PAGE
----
FILE - In this March 27, 2018 file photo, A man watches a TV screen showing file footages of U.S. President Donald Trump, left, and North Korean leader Kim Jong Un, right, during a news program at the Seoul Railway Station in Seoul, South Korea. Increased activity at a North Korean nuclear site has once again caught the attention of analysts and renewed concerns about the complexities of denuclearization talks as President Donald Trump prepares for a summit with Kim Jong Un. (AP Photo/Lee Jin-man, File)

Trump denies paying North Korea $2M for US detainee’s care

The money was said to be paid to get American college student Otto Warmbier released from detention

President Donald Trump said Friday that the U.S. did not pay $2 million to North Korea in 2017 to get American college student Otto Warmbier released from detention.

Warmbier, a student at the University of Virginia, died in June 2017 shortly after he was flown home comatose after 17 months in captivity. He had been seized from a tour group while visiting North Korea in January 2016 and convicted on charges of trying to steal a propaganda poster and sentenced to 15 years of hard labour.

READ MORE: North Korea says it tested new weapon, wants Pompeo out of talks

North Korea, which has denied accusations by relatives that it tortured Warmbier, has said he was provided “medical treatments and care with all sincerity.”

A former U.S. official told The Associated Press on Thursday that a U.S. envoy sent to retrieve Warmbier signed an agreement to pay the $2 million on Trump’s instructions. The official spoke on condition of anonymity to discuss a sensitive diplomatic matter. The Washington Post first reported the demand.

Trump dismissed the reports and insisted no money was paid.

“We did not pay money for our great Otto,” Trump told reporters at the White House. “There was no money paid.

READ MORE: Nothing wrong with help from Russians, Trump lawyer says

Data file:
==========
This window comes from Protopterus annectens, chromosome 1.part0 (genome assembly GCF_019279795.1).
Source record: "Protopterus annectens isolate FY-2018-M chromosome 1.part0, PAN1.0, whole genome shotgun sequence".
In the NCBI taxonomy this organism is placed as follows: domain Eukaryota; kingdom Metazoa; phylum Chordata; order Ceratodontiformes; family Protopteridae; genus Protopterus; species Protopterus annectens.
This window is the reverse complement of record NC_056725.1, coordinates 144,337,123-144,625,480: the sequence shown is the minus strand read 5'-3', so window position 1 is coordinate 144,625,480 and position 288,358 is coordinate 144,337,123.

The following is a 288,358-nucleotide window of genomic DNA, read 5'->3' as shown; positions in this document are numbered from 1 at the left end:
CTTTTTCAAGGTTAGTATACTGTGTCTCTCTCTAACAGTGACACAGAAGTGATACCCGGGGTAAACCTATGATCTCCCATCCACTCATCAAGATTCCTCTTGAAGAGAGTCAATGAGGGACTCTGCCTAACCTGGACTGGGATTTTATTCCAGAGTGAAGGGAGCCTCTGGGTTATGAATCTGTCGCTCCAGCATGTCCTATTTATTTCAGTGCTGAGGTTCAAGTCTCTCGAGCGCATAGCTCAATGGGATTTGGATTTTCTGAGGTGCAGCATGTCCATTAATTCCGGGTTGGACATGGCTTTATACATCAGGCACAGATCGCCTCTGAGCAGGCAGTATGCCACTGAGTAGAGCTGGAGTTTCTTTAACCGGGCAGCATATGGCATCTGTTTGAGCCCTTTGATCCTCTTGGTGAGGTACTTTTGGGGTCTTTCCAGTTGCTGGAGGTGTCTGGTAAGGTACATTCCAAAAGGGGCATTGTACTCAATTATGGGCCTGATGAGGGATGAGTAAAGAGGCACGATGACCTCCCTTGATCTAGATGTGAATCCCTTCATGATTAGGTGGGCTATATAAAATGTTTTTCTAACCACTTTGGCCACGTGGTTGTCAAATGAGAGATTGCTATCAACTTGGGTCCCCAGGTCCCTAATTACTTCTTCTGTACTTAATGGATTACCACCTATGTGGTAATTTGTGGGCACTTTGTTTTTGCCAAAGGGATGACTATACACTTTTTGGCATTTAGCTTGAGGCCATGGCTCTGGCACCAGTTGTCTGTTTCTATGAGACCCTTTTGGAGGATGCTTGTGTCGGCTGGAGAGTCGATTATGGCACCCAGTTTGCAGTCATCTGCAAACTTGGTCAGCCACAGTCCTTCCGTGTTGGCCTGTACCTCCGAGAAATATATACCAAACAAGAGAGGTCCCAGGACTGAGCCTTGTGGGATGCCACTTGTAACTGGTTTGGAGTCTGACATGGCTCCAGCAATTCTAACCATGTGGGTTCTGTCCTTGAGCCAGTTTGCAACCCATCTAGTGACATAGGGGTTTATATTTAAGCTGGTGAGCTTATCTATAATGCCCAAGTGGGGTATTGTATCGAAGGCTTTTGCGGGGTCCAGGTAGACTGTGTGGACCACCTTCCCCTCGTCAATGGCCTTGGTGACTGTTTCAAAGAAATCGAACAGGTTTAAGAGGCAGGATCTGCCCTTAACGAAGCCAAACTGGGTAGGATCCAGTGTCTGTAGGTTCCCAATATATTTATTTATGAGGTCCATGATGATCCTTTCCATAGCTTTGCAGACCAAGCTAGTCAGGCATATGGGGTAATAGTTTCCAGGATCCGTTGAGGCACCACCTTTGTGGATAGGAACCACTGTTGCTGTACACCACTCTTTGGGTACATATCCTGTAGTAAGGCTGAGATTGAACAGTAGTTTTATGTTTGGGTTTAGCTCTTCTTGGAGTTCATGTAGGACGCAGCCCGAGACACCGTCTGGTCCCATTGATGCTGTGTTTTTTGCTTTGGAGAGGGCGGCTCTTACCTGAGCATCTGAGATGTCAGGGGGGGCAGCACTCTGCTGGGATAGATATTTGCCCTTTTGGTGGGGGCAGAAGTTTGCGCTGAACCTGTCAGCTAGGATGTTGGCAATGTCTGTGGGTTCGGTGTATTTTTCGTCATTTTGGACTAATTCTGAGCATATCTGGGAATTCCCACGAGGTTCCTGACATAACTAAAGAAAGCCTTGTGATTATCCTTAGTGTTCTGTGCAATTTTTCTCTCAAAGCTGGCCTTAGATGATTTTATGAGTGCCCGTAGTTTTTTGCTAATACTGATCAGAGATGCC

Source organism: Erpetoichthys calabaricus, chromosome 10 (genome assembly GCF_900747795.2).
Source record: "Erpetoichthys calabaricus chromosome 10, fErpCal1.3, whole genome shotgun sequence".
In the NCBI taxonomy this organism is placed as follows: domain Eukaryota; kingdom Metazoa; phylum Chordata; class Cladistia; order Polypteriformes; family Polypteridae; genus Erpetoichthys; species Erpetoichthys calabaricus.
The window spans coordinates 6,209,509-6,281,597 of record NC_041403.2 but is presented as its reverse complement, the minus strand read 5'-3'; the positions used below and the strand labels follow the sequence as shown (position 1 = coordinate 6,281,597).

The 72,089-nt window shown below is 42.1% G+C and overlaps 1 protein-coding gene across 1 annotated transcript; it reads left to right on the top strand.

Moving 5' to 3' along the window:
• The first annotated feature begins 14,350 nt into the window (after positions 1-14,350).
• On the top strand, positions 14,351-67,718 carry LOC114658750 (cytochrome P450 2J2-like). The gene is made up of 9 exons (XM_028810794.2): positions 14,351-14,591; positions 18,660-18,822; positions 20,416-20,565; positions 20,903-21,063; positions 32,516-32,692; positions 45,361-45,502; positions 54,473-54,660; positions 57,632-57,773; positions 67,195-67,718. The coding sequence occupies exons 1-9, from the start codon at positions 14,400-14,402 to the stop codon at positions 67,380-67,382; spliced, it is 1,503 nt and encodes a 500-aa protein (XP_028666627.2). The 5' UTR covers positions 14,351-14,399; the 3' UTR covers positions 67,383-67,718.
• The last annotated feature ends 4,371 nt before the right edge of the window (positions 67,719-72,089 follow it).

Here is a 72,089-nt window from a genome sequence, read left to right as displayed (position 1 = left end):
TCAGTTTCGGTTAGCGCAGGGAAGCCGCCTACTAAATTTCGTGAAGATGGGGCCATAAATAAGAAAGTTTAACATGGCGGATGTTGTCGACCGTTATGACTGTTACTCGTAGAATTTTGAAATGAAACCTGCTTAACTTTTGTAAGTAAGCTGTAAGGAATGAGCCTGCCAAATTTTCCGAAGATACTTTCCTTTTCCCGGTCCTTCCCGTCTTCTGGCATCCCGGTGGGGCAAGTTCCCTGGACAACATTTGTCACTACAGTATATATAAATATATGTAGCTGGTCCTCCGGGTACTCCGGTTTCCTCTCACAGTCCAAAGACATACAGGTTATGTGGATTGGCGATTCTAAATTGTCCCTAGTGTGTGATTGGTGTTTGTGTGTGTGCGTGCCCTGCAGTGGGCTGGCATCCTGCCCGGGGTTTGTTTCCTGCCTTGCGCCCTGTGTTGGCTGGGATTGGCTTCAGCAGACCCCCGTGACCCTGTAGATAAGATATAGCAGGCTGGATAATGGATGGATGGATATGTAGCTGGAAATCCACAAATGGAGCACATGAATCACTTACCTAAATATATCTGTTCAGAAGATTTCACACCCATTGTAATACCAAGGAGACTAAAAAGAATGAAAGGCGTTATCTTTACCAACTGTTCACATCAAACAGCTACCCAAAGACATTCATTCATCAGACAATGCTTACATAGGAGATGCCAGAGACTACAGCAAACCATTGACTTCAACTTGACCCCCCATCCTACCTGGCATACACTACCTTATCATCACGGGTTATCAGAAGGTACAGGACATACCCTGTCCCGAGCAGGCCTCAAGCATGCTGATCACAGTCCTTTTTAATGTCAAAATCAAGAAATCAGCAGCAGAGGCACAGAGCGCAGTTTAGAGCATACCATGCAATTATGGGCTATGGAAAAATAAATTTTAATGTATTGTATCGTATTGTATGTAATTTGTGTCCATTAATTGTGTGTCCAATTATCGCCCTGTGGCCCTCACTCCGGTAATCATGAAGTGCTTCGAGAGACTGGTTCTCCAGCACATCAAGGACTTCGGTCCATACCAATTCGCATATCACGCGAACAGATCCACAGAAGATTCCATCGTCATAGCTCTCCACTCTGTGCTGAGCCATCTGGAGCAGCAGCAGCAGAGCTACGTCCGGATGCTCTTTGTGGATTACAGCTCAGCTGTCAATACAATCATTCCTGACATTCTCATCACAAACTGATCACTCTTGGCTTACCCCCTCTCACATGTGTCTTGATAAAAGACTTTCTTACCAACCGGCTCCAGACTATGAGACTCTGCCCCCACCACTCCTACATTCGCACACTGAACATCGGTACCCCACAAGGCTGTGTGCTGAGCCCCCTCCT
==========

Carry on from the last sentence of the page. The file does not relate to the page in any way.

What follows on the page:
“There was a fake news report that money was paid. I haven’t paid money for any hostage that I’ve gotten. We don’t pay money for hostages. The Otto case was a very unusual case. But no money was paid for Otto.”

North Korea has denied accusations by Warmbier’s relatives that the student was tortured during captivity.

Deb Riechmann, The Associated Press

Like us on Facebook and follow us on Twitter.

Just Posted

100 Mile House Wranglers gear up for training camp

The three-day camp is from July 19-21 in Prince George

Local children pay it forward with lemonade stand

Three young friends from 100 Mile House donated $137.60 to the local food bank last week

Canim Lake Powwow offers a chance to heal and celebrate

‘The weekend was packed with activities and our schedule went smoothly’

St. Timothy’s Church celebrates fully renovated kitchen with collaborative yard sale

The yard sale will be followed by an official ribbon-cutting ceremony

Rich the Vegan scoots across Canada for the animals

Rich Adams is riding his push scooter across Canada to bring awareness to the dog meat trade in Asia

Body, burning truck found near northern B.C. town

RCMP unsure if the two separate discoveries are related

Couple found dead along northern B.C. highway in double homicide

Woman from the U.S. and man from Australia found dead near Liard Hot Springs

UPDATE: West Kelowna fawn euthanized, not claimed by sanctuary

Gilbert the deer has been euthanized after a suitable home was not found in time

BC Wildfire Service warns wet weather no reason to be complacent

Fire risk currently low for much of B.C. compared to same time over last two years.

Bank of Canada lowers qualifying rate used in mortgage stress tests

Home sales softened last year after the federal government introduced new stress test rules for uninsured mortgages

B.C. man pleads guilty in snake venom death of toddler

Plea comes more than five years after the incident in North Vancouver

Trudeau says Ottawa open to proposals for B.C. refinery as gas prices soar

Prime minister says he knows B.C. residents are struggling and the federal government is open to ideas

Clock’s ticking to share how you feel about Daylight Saving Time in B.C.

Provincial public survey ends at 4 p.m. on Friday

Most Read